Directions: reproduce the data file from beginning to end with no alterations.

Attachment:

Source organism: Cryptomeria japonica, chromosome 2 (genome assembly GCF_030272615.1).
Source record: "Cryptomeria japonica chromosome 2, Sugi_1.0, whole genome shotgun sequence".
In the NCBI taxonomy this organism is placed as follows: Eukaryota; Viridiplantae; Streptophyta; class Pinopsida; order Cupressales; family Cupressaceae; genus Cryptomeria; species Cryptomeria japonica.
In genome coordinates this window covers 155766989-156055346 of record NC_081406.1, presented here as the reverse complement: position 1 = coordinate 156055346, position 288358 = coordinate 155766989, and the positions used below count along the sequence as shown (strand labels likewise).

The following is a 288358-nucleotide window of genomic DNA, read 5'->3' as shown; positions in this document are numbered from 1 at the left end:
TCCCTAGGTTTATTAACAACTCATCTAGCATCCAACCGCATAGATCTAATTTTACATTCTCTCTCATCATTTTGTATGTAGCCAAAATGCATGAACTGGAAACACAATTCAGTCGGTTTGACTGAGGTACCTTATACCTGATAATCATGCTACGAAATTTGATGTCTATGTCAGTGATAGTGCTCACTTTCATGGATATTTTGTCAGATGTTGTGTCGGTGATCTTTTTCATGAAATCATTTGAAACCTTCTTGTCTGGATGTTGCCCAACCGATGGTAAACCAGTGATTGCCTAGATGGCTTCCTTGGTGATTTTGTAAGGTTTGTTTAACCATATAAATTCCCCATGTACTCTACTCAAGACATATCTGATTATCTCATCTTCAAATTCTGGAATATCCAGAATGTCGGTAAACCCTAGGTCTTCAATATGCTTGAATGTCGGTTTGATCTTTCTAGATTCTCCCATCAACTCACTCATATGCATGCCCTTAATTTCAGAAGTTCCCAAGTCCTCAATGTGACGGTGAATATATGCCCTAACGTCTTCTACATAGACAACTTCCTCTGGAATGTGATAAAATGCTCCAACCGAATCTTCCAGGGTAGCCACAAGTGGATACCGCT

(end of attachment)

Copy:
Source organism: Cryptomeria japonica, chromosome 2 (genome assembly GCF_030272615.1).
Source record: "Cryptomeria japonica chromosome 2, Sugi_1.0, whole genome shotgun sequence".
In the NCBI taxonomy this organism is placed as follows: Eukaryota; Viridiplantae; Streptophyta; class Pinopsida; order Cupressales; family Cupressaceae; genus Cryptomeria; species Cryptomeria japonica.
In genome coordinates this window covers 155766989-156055346 of record NC_081406.1, presented here as the reverse complement: position 1 = coordinate 156055346, position 288358 = coordinate 155766989, and the positions used below count along the sequence as shown (strand labels likewise).

The following is a 288358-nucleotide window of genomic DNA, read 5'->3' as shown; positions in this document are numbered from 1 at the left end:
TCCCTAGGTTTATTAACAACTCATCTAGCATCCAACCGCATAGATCTAATTTTACATTCTCTCTCATCATTTTGTATGTAGCCAAAATGCATGAACTGGAAACACAATTCAGTCGGTTTGACTGAGGTACCTTATACCTGATAATCATGCTACGAAATTTGATGTCTATGTCAGTGATAGTGCTCACTTTCATGGATATTTTGTCAGATGTTGTGTCGGTGATCTTTTTCATGAAATCATTTGAAACCTTCTTGTCTGGATGTTGCCCAACCGATGGTAAACCAGTGATTGCCTAGATGGCTTCCTTGGTGATTTTGTAAGGTTTGTTTAACCATATAAATTCCCCATGTACTCTACTCAAGACATATCTGATTATCTCATCTTCAAATTCTGGAATATCCAGAATGTCGGTAAACCCTAGGTCTTCAATATGCTTGAATGTCGGTTTGATCTTTCTAGATTCTCCCATCAACTCACTCATATGCATGCCCTTAATTTCAGAAGTTCCCAAGTCCTCAATGTGACGGTGAATATATGCCCTAACGTCTTCTACATAGACAACTTCCTCTGGAATGTGATAAAATGCTCCAACCGAATCTTCCAGGGTAGCCACAAGTGGATACCGCT